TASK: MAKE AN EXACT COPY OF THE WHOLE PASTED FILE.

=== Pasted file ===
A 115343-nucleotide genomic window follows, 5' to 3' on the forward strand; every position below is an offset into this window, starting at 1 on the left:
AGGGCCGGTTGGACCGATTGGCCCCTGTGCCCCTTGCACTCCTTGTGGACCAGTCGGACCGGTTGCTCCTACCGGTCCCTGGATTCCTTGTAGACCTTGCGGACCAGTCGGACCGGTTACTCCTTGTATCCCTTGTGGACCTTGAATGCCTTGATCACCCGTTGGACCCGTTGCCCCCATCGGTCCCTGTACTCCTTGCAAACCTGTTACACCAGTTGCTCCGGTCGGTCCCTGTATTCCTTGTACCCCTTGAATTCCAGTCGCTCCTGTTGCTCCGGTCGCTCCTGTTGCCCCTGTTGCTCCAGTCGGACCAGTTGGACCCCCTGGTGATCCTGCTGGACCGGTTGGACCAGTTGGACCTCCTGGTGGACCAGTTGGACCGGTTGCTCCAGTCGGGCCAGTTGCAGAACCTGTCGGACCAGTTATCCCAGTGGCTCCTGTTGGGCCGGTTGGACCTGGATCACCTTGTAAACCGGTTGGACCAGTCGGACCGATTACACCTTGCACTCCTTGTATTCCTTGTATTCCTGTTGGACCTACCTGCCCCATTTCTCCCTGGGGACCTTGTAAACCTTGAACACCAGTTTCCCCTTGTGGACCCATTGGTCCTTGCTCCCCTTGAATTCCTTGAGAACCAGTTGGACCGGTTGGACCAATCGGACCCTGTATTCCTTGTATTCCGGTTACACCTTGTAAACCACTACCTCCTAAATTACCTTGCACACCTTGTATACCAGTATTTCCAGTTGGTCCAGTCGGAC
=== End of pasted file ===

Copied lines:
A 115343-nucleotide genomic window follows, 5' to 3' on the forward strand; every position below is an offset into this window, starting at 1 on the left:
AGGGCCGGTTGGACCGATTGGCCCCTGTGCCCCTTGCACTCCTTGTGGACCAGTCGGACCGGTTGCTCCTACCGGTCCCTGGATTCCTTGTAGACCTTGCGGACCAGTCGGACCGGTTACTCCTTGTATCCCTTGTGGACCTTGAATGCCTTGATCACCCGTTGGACCCGTTGCCCCCATCGGTCCCTGTACTCCTTGCAAACCTGTTACACCAGTTGCTCCGGTCGGTCCCTGTATTCCTTGTACCCCTTGAATTCCAGTCGCTCCTGTTGCTCCGGTCGCTCCTGTTGCCCCTGTTGCTCCAGTCGGACCAGTTGGACCCCCTGGTGATCCTGCTGGACCGGTTGGACCAGTTGGACCTCCTGGTGGACCAGTTGGACCGGTTGCTCCAGTCGGGCCAGTTGCAGAACCTGTCGGACCAGTTATCCCAGTGGCTCCTGTTGGGCCGGTTGGACCTGGATCACCTTGTAAACCGGTTGGACCAGTCGGACCGATTACACCTTGCACTCCTTGTATTCCTTGTATTCCTGTTGGACCTACCTGCCCCATTTCTCCCTGGGGACCTTGTAAACCTTGAACACCAGTTTCCCCTTGTGGACCCATTGGTCCTTGCTCCCCTTGAATTCCTTGAGAACCAGTTGGACCGGTTGGACCAATCGGACCCTGTATTCCTTGTATTCCGGTTACACCTTGTAAACCACTACCTCCTAAATTACCTTGCACACCTTGTATACCAGTATTTCCAGTTGGTCCAGTCGGAC